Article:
The most important car in the brand-spanking-new LeMay-America's Car Museum in Tacoma, Wash., isn't the 1930 Duesenberg Model J or the ice-blue 1951 Studebaker that welcomes visitors through the lobby like a gleaming, four-wheeled family pet.
It's the one that draws you to it for reasons you don't quite understand at first. A latent childhood memory. A loved one. A time. One glance, and the back of your life opens up like a garage door. And you're gone.
"It's the memories, the stories," said Scot Keller, the museum's chief marketing and communications officer. "The audience experience is set up to stir the emotions, not the head."
This shiny new shrine to the American automobile has been stirring up interest nationwide for years, as planning and funding have sputtered and restarted.
On June 2, the best of the collection owned by the late waste-management magnate Harold E. LeMay finally pulled into a new home that city and museum officials hope will draw 425,000 visitors a year to Tacoma. The four-story, 156,000-square-foot LeMay-America's Car Museum is set on 9 acres of land across the street from the Tacoma Dome.
From the street between the two buildings, the LeMay looks like an upstart -- a sleek, shiny structure that is almost conical, but wider and flat on the bottom.
"A quarter-panel? A hood scoop?" Keller said when trying to describe the building's exterior. "It reflects 'automotive,' but you can't define it."
The inside clearly evokes the Northwest: high, rounded ceilings of exposed Oregon spruce that look both warm and industrial.
LeMay has a long history here. Before he died in 2000, he turned a good part of his waste-disposal fortune into four-wheeled fancies. He bought practically everything that caught his eye -- entire fields of metal, sometimes -- eventually amassing about 3,000 cars and a spot in Guinness World Records for the largest privately owned automotive collection.
In 1998, LeMay and his wife, Nancy, established the Harold E. LeMay Museum nonprofit and set about building a new automotive showpiece.
But it was a frustrating venture that continued long after Harold LeMay died in 2000. Both the state and the city of Tacoma had to approve plans for the $10 million project. Tacoma provided $10.7 million in land and improvements, and obtained a $1 million planning grant. The state provided $11 million for the museum. Ground broke on the site in June 2010.
Meanwhile, museum officials worked hard to raise funding and find sponsors. Nancy LeMay, who still sits on the museum board, gave $15 million. The AAA car club gave $1.6 million. Boeing is one of the 53 corporate sponsors, as are Napa Auto Parts and State Farm Insurance, which has given enough to get its name on the museum's theater.
The museum will house 700 automobiles, most of them Harold LeMay's and some on loan or on contract, according to CEO David Madeira.
More important, the exhibits will be rotated to keep things fresh and interesting.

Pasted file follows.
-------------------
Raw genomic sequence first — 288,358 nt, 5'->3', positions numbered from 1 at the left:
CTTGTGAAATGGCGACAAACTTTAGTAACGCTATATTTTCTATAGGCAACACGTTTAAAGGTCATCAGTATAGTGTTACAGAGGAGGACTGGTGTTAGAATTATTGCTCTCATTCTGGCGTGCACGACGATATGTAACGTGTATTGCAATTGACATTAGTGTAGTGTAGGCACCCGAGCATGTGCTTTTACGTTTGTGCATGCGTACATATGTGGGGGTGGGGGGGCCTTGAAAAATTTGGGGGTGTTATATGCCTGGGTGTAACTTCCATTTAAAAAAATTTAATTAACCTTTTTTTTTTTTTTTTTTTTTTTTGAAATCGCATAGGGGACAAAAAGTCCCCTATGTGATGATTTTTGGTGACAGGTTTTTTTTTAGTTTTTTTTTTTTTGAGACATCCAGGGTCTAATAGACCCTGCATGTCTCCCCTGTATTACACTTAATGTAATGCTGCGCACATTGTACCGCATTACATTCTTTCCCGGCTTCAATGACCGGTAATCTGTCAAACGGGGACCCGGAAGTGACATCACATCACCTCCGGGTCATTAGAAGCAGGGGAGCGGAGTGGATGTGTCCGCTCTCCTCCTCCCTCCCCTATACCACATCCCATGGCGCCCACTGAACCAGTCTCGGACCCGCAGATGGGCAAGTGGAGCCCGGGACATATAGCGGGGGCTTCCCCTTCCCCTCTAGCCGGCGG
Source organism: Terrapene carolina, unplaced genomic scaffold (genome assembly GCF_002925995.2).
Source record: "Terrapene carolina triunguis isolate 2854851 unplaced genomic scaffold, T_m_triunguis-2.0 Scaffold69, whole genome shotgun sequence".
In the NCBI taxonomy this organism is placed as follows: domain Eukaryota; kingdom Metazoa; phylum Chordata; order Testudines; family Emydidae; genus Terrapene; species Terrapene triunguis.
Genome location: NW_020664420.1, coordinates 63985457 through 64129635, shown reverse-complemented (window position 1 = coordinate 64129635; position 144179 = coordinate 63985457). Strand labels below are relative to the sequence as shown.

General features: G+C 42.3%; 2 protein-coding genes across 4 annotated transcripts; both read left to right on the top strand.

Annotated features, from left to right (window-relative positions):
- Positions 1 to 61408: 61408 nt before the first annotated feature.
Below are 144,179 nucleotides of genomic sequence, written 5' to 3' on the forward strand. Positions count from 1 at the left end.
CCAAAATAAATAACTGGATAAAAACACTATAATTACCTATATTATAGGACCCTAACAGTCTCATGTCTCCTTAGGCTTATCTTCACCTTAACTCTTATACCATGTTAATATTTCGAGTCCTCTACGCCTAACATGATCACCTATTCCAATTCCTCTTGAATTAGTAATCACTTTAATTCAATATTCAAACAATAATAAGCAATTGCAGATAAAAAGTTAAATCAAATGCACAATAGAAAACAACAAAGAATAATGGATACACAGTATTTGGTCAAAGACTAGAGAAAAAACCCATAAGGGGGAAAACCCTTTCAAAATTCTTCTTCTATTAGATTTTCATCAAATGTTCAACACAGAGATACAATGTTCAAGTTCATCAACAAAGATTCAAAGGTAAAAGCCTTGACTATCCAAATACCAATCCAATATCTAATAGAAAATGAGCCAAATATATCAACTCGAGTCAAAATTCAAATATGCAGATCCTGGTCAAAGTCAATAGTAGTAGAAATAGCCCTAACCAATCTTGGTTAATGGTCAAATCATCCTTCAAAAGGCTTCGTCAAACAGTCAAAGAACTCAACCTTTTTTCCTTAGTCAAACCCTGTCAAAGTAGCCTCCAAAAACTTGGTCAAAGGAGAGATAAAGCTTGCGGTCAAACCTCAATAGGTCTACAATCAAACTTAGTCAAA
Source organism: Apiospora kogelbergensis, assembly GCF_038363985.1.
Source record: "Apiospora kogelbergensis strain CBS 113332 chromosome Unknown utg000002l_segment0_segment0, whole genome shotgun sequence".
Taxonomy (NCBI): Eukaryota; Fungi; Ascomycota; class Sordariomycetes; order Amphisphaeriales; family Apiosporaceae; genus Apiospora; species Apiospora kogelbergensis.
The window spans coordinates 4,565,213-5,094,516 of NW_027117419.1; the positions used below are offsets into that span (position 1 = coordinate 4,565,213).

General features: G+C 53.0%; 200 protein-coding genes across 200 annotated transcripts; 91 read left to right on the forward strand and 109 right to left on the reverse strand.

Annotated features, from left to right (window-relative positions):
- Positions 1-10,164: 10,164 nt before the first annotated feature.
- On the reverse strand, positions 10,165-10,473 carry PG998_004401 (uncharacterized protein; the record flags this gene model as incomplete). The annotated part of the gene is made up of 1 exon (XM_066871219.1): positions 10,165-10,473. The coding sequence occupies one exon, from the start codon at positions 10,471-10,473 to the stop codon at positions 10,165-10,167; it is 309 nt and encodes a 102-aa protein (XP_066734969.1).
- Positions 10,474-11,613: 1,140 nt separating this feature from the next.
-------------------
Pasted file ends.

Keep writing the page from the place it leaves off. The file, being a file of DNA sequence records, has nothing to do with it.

"It's a living, breathing entity," Madeira said of the museum, which he hopes will be a destination similar to Disney's Epcot Center or Universal CityWalk.
The potential is there, with 15 galleries for cars, trucks and motorcycles; three high-tech racing simulators; a banquet center; a cafe; a gift shop; an educational center; a theater; and a 3.5-acre show field for car shows, concerts and drive-in movies.
Madeira expects the museum to bring $34 million to the area annually, through ongoing events, including the annual Kirkland Concours d'Elegance, which will move to the museum from Carillon Point in September.
Upcoming, themed events will focus on the British Invasion, the Indianapolis 500, Ferrari in America, and the collection of jewelry magnate Nicola Bulgari, who is lending LeMay-America's Car Museum his collection of American cars, now stored in Allentown, Pa., and Tuscany, Italy.
The museum will feature three high-tech racing simulators and a club where members can sit back and enjoy wine that they will be able to keep in storage here, if they're so inclined.
"It's a place where you come together and get involved around the automobile," Madeira said. "We want to evoke the memories and the engagement that bring people back."
Of course, it is still all about the cars: The 1969 Ford Thunderbird, the 1932 Chevrolet "Huckster Truck." There's a 1994 Flintmobile that George Barris Kustom made for the "Flintstones" movie of the same year. And there's an AMC Pacer.
"We consider ourselves Switzerland when it comes to cars," Keller said. "If you like it, we like it."
The most important car for Keller? The 1963 Corvette with the split window.
"See? It doesn't have to be a special car," he said. "It doesn't matter."
It's the memories, the emotions that museum officials are counting on to keep people coming back.
IF YOU GO
LeMay-America's Car Museum
Location: 2702 E. D St., Tacoma, Wash.
Hours: Summer hours through Labor Day: 10 a.m.-5 p.m. daily. Rest of the year: 10 a.m.-5 p.m. Wednesday-Sunday.
Admission: $14 general; $12 for seniors, students and military; $8 for children 5-12. Children younger than 5 get in free.
Details: 877-902-8490, www.lemaymuseum.org